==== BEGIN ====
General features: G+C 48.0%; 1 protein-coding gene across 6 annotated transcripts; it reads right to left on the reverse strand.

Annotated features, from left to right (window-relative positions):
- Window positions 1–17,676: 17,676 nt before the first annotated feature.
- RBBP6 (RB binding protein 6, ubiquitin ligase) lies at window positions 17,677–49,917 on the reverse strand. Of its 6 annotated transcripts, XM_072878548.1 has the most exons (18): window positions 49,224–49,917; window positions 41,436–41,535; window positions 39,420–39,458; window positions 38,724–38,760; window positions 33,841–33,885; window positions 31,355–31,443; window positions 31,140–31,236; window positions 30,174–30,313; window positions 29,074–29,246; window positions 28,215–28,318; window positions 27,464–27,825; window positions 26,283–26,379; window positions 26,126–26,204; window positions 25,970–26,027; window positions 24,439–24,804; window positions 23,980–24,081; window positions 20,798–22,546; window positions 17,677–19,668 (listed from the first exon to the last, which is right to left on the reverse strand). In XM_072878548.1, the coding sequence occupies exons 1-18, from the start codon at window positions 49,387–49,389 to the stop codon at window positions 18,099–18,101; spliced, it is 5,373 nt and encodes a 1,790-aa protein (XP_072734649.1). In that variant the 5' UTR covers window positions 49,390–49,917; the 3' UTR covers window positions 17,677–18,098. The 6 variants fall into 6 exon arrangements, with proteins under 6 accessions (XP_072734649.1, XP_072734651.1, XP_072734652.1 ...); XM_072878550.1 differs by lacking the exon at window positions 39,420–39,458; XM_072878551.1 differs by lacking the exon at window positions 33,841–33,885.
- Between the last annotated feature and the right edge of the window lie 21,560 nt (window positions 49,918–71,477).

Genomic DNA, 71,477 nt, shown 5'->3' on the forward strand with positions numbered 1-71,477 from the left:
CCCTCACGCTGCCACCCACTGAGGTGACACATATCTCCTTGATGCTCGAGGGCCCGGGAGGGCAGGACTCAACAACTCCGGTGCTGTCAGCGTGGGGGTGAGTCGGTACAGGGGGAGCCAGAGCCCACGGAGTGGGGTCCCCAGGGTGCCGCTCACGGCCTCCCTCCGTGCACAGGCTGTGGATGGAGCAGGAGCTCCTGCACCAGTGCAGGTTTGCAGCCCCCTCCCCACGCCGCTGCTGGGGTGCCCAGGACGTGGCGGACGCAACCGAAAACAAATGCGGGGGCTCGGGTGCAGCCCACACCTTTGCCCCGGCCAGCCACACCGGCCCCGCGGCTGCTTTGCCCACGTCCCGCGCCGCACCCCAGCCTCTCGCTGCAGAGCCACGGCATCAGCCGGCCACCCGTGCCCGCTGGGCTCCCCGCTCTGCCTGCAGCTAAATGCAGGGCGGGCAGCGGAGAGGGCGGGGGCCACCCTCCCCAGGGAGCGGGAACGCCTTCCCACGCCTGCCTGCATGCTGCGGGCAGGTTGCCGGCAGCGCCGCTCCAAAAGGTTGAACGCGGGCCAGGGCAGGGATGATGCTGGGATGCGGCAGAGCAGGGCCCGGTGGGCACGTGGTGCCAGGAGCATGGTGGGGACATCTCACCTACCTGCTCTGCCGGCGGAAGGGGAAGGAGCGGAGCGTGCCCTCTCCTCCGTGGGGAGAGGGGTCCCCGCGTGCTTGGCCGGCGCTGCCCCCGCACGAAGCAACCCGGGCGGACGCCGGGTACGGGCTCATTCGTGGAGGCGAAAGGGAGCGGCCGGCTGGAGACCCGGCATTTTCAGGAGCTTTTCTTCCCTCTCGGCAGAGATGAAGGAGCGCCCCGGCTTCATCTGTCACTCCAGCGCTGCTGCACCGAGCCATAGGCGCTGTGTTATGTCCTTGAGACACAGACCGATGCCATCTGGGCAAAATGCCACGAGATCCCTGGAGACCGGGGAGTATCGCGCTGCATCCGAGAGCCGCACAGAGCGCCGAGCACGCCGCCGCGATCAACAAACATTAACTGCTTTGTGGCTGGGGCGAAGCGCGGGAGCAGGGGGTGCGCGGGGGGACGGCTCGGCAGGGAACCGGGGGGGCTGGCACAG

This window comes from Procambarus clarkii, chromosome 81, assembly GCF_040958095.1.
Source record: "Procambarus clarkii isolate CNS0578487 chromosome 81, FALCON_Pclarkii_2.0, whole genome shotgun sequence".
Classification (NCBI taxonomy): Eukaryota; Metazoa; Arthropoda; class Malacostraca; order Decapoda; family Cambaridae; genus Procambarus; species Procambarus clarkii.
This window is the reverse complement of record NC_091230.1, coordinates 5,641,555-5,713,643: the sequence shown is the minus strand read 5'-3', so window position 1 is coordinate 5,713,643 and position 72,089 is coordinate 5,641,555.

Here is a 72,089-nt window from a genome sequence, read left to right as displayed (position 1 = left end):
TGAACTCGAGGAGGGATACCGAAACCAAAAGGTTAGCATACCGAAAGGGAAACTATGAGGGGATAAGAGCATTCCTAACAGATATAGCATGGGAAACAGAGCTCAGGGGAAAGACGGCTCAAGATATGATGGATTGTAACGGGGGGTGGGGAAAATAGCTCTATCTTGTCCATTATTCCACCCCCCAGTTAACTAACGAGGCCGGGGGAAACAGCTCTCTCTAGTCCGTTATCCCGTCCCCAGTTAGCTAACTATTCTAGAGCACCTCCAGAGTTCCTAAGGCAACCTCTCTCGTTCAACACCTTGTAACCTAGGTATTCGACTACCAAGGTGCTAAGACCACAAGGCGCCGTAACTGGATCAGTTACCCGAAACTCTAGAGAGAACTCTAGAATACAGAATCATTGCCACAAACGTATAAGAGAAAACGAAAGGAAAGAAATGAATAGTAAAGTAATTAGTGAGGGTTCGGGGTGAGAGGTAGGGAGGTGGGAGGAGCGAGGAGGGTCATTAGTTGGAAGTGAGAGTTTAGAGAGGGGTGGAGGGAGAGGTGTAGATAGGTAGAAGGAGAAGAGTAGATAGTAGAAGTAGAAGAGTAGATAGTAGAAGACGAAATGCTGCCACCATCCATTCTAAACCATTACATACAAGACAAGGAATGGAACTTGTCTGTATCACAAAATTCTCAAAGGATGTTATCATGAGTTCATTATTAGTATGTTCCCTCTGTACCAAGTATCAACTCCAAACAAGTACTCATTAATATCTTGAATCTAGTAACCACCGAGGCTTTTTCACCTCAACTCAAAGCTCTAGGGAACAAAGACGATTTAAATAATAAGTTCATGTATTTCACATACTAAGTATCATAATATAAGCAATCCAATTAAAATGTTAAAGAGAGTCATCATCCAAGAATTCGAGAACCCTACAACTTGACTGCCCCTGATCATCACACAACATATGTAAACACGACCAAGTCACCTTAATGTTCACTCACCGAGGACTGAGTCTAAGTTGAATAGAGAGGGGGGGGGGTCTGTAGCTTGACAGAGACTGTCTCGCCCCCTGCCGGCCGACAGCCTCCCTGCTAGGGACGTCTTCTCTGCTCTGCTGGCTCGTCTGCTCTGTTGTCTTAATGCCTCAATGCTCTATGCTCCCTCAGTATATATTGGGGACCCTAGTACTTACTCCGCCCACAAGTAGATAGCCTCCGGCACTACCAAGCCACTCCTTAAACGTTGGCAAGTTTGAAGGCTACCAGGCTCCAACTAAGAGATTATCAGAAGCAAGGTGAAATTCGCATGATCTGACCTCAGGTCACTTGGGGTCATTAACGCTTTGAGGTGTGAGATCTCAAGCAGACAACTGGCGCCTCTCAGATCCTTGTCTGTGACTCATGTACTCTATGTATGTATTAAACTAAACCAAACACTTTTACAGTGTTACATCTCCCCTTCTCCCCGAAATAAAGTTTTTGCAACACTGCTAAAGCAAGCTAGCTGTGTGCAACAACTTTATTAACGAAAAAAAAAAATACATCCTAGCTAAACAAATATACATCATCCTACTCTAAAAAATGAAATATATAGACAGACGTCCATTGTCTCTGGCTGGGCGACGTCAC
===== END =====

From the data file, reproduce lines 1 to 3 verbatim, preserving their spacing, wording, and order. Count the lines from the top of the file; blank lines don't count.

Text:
General features: G+C 48.0%; 1 protein-coding gene across 6 annotated transcripts; it reads right to left on the reverse strand.

Annotated features, from left to right (window-relative positions):
- Window positions 1–17,676: 17,676 nt before the first annotated feature.